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No Skin, No Sin: The XFL Gets a Family-Friendly Makeover

By Published on .

McMahon: Ready for some(thing approximating) football
McMahon: Ready for some(thing approximating) football Credit: Ethan Miller/Getty Images

Vince McMahon is rebooting the short-lived 2001 curiosity that was the XFL, and while the WWE founder and chairman is offering few details about the new venture, he vowed Thursday to supply football fans with a product that is faster, safer and more family-friendly.

Speaking to reporters on a conference call, McMahon sketched a rough outline of a new-look XFL that would, upon a relaunch envisioned for 2020, feature eight teams playing a 10-week schedule.

He addressed almost everything else only in broad terms, saying "every city is on our radar" when asked where the XFL might establish teams, and offering vague bromides about developing a media strategy that would provide football fans "what they want, and how they want it."

McMahon suggested that the XFL 2.0 would look to embrace a multi-platform distribution scheme, but gave no specifics on how that strategy would cohere. "As we reimagine the game, we may reimagine the way we distribute the game," McMahon said, adding that the league would "probably consider a combination of any number of forms of presentation."

The XFL has not engaged in even the most informal talks with any broadcast or cable network, McMahon said, but that's not to say that the league isn't interested in courting a traditional TV partner. "We just know there's interest there," he said.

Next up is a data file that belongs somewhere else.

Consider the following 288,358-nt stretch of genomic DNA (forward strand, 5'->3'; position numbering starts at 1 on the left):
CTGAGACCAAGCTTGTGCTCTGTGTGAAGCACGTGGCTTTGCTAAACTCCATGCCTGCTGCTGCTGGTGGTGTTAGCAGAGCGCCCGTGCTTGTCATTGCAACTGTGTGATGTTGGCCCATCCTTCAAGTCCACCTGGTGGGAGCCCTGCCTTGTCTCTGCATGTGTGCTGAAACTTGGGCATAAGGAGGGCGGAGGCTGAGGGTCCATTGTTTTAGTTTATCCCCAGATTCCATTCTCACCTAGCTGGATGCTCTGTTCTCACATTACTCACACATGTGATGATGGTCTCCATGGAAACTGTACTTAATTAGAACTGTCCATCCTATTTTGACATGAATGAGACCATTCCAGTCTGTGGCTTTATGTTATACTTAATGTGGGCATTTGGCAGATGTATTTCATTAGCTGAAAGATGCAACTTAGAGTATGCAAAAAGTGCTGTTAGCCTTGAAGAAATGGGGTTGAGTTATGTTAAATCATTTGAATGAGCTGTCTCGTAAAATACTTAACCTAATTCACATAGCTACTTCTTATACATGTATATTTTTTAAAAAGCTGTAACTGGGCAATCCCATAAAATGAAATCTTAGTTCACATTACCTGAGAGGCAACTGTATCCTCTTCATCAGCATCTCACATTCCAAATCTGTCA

It's hard to imagine that NBC is among the interested parties. McMahon's first attempt at establishing a viable alternative to the NFL flamed out spectacularly, leaving the network up to its ears in makegoods. While the premiere broadcast of the gimmicky, frankly sleazy new brand of football put up big numbers for a Saturday night in February 2001—14 million viewers tuned in to NBC's coverage of the Las Vegas Outlaws's 19-0 victory over the New York/New Jersey Hitmen—the ratings plummeted once fans realized they were being sold a bill of goods.

After debuting to a 9.5 household rating, turnout for Week 2 of the XFL season dropped 52 percent to a 4.6. Deliveries fell another 33 percent in Week 3, at which point NBC began missing its ratings guarantees. While the network assured advertisers the XFL would average a 4.5 rating throughout the season, the 12 weeks of broadcasts (including the semifinal playoffs and the championship game) badly missed the mark with a 2.9.

Advertisers who bought time in the XFL broadcasts ponied up around $140,000 per 30-second spot, which works out to approximately $205,000 a pop in 2018 dollars. All told, NBC lost an estimated $35 million on the venture, and cut ties with the XFL shortly after the season ended.

As for what would seem to be the most obvious platform to distribute the new football league, McMahon insisted that there would be "no crossover whatsoever between the WWE and the XFL." While he was addressing a query about the possibility of using WWE talent in XFL broadcasts (the original XFL kicked off with a shouty endorsement from The Rock), McMahon's avowal to keep the XFL's interests separate from those of the wrestling juggernaut would prohibit the football games from streaming on the subscription-based WWE Network.